How using gesture can support children’s language development

Most children will learn to use gesture before they start to talk, such as shaking their head to say “yes” or “no” or pointing to a toy out of reach. Children who have started to say their first words and combine them will continue to use gesture in combination with words (i.e., pointing to a doll and saying ‘doll’ or pointing to a car and saying ‘go’).

Gesture is a great predictor of later language development as research shows that late talkers who do not gesture much are at a higher risk of having long-term language delays than late talkers who use a lot of gesture. A speech pathologist will typically look at a child’s gestures when assessing potential late talkers.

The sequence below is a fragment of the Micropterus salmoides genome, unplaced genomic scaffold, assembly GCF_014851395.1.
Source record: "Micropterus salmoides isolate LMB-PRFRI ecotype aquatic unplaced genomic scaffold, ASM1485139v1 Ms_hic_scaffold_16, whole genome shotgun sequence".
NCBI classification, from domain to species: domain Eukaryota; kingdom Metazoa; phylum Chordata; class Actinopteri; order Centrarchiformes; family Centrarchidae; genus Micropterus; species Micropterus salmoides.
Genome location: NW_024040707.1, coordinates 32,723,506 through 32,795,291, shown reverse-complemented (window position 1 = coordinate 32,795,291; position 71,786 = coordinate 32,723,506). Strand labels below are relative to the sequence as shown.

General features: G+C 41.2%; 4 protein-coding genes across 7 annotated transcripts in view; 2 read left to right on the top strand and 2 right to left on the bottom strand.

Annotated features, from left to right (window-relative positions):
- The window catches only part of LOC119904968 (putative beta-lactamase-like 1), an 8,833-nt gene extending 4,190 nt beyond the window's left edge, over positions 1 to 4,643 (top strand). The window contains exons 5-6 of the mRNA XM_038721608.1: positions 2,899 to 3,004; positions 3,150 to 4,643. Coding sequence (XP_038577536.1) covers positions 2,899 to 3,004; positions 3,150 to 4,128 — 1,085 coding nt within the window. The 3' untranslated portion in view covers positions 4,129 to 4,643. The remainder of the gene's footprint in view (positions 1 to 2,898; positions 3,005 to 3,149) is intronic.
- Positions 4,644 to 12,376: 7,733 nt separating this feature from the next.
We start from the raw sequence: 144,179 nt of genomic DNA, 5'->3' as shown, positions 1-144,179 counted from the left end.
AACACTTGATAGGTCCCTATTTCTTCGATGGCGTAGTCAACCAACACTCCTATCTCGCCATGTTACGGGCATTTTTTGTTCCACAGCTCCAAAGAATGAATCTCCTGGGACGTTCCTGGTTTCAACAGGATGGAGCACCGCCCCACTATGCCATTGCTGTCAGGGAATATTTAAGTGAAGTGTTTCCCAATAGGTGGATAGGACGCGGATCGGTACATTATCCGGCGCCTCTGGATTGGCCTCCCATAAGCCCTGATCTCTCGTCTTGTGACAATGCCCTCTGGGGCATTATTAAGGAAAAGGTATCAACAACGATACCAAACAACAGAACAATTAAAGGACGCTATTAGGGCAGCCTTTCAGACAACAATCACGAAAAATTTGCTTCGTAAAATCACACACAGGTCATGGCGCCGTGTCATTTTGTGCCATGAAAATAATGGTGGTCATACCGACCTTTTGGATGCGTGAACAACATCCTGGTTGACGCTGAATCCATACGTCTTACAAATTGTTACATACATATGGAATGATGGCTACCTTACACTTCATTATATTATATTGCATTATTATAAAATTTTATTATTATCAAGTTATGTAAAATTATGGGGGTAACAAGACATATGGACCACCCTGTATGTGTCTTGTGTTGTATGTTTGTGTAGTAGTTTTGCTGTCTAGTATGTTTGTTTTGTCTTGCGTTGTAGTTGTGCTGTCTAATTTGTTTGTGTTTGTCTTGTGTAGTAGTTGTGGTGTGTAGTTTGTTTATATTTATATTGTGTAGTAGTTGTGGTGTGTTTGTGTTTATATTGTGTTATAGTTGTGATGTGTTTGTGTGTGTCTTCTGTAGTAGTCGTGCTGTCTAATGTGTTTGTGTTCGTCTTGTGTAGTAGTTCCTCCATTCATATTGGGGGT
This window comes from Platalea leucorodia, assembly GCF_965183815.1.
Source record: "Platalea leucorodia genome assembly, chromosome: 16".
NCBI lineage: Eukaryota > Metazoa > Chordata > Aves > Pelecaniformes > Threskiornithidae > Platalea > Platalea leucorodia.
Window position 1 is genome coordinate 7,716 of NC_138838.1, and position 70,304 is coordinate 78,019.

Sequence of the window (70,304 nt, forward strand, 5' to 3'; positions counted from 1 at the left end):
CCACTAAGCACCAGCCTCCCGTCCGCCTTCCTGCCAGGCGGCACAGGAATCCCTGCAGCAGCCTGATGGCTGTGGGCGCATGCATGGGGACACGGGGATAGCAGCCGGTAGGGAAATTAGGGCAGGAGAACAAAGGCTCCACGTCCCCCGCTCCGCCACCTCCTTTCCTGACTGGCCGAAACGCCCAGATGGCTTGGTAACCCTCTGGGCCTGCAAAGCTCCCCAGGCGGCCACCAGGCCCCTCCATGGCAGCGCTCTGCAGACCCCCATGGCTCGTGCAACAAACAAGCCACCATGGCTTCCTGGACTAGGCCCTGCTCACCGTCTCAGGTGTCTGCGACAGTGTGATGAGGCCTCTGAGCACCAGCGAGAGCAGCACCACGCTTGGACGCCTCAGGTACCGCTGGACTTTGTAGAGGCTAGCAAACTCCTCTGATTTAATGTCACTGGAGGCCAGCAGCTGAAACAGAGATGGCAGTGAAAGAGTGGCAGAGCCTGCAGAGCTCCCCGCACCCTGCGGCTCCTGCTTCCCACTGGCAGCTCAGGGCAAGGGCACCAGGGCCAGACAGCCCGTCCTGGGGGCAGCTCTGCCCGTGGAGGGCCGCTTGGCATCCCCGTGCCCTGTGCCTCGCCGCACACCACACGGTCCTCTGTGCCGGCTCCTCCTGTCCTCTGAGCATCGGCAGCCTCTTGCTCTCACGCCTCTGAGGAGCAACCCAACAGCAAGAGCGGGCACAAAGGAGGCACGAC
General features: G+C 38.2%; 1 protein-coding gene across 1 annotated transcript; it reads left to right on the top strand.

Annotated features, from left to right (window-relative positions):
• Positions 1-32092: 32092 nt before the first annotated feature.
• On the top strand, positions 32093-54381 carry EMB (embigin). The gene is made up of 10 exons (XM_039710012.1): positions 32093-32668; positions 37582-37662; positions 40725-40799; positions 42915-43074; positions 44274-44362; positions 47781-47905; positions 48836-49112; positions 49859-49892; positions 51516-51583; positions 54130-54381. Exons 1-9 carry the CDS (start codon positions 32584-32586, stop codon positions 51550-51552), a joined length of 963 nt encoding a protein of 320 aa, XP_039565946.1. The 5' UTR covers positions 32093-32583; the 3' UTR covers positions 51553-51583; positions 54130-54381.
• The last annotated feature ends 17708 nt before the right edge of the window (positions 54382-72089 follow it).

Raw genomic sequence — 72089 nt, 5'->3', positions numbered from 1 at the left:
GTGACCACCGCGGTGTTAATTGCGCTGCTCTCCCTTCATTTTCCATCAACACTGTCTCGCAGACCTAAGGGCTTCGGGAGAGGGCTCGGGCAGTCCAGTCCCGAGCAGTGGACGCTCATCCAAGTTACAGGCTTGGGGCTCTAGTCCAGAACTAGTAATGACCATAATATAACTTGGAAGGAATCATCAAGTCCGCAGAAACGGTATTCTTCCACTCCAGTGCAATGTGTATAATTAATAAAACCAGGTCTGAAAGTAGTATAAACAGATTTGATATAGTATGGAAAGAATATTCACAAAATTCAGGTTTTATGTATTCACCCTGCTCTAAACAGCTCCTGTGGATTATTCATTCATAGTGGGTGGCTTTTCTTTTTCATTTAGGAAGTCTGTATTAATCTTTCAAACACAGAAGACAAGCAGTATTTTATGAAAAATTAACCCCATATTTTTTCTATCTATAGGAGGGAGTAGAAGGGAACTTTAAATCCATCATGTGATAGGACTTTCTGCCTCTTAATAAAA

Parents can support their child to learn new concepts and language skills by increasing their own use of simple gesture such as pointing to objects while naming them (i.e., car) as well as pointing while describing what they are doing (i.e., driving).


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